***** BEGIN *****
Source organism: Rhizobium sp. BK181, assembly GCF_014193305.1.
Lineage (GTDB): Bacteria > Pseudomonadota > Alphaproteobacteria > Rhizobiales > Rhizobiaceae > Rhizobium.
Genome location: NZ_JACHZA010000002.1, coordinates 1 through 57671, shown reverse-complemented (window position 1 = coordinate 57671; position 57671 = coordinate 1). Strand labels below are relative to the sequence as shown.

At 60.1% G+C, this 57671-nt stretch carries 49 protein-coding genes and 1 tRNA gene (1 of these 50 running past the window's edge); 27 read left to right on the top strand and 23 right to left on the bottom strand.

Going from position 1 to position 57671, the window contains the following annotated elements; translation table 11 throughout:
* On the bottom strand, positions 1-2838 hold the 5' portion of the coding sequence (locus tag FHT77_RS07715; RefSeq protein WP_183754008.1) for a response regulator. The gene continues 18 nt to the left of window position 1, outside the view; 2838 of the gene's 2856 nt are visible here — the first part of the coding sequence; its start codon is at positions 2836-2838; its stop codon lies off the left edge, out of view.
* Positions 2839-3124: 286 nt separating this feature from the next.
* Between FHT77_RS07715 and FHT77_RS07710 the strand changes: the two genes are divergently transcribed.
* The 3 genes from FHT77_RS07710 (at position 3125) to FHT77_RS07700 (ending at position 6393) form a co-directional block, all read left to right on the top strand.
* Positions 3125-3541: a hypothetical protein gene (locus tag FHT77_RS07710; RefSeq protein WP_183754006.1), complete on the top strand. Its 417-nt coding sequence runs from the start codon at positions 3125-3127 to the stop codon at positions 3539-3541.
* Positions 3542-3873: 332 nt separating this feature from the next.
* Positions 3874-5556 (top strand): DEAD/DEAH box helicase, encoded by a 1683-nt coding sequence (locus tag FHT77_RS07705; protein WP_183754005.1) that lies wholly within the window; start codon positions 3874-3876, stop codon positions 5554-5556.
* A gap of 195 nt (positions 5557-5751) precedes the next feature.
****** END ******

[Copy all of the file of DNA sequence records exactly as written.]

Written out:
Source organism: Rhizobium sp. BK181, assembly GCF_014193305.1.
Lineage (GTDB): Bacteria > Pseudomonadota > Alphaproteobacteria > Rhizobiales > Rhizobiaceae > Rhizobium.
Genome location: NZ_JACHZA010000002.1, coordinates 1 through 57671, shown reverse-complemented (window position 1 = coordinate 57671; position 57671 = coordinate 1). Strand labels below are relative to the sequence as shown.

At 60.1% G+C, this 57671-nt stretch carries 49 protein-coding genes and 1 tRNA gene (1 of these 50 running past the window's edge); 27 read left to right on the top strand and 23 right to left on the bottom strand.

Going from position 1 to position 57671, the window contains the following annotated elements; translation table 11 throughout:
* On the bottom strand, positions 1-2838 hold the 5' portion of the coding sequence (locus tag FHT77_RS07715; RefSeq protein WP_183754008.1) for a response regulator. The gene continues 18 nt to the left of window position 1, outside the view; 2838 of the gene's 2856 nt are visible here — the first part of the coding sequence; its start codon is at positions 2836-2838; its stop codon lies off the left edge, out of view.
* Positions 2839-3124: 286 nt separating this feature from the next.
* Between FHT77_RS07715 and FHT77_RS07710 the strand changes: the two genes are divergently transcribed.
* The 3 genes from FHT77_RS07710 (at position 3125) to FHT77_RS07700 (ending at position 6393) form a co-directional block, all read left to right on the top strand.
* Positions 3125-3541: a hypothetical protein gene (locus tag FHT77_RS07710; RefSeq protein WP_183754006.1), complete on the top strand. Its 417-nt coding sequence runs from the start codon at positions 3125-3127 to the stop codon at positions 3539-3541.
* Positions 3542-3873: 332 nt separating this feature from the next.
* Positions 3874-5556 (top strand): DEAD/DEAH box helicase, encoded by a 1683-nt coding sequence (locus tag FHT77_RS07705; protein WP_183754005.1) that lies wholly within the window; start codon positions 3874-3876, stop codon positions 5554-5556.
* A gap of 195 nt (positions 5557-5751) precedes the next feature.